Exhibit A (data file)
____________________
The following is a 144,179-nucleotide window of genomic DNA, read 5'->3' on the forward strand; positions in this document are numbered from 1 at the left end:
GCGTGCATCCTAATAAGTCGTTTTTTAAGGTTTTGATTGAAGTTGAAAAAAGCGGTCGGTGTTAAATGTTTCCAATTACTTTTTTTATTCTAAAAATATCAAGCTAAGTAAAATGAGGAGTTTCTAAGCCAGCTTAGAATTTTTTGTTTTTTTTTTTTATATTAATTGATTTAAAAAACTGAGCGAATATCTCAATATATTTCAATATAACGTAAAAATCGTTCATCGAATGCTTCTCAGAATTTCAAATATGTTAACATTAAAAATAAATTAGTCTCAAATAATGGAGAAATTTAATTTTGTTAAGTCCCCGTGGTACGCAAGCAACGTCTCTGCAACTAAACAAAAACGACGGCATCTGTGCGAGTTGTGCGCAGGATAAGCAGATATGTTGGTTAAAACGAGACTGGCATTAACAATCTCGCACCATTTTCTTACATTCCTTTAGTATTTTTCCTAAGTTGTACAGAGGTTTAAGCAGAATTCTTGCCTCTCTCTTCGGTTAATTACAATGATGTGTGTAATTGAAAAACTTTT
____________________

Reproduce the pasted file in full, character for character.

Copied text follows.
The following is a 144,179-nucleotide window of genomic DNA, read 5'->3' on the forward strand; positions in this document are numbered from 1 at the left end:
GCGTGCATCCTAATAAGTCGTTTTTTAAGGTTTTGATTGAAGTTGAAAAAAGCGGTCGGTGTTAAATGTTTCCAATTACTTTTTTTATTCTAAAAATATCAAGCTAAGTAAAATGAGGAGTTTCTAAGCCAGCTTAGAATTTTTTGTTTTTTTTTTTTATATTAATTGATTTAAAAAACTGAGCGAATATCTCAATATATTTCAATATAACGTAAAAATCGTTCATCGAATGCTTCTCAGAATTTCAAATATGTTAACATTAAAAATAAATTAGTCTCAAATAATGGAGAAATTTAATTTTGTTAAGTCCCCGTGGTACGCAAGCAACGTCTCTGCAACTAAACAAAAACGACGGCATCTGTGCGAGTTGTGCGCAGGATAAGCAGATATGTTGGTTAAAACGAGACTGGCATTAACAATCTCGCACCATTTTCTTACATTCCTTTAGTATTTTTCCTAAGTTGTACAGAGGTTTAAGCAGAATTCTTGCCTCTCTCTTCGGTTAATTACAATGATGTGTGTAATTGAAAAACTTTT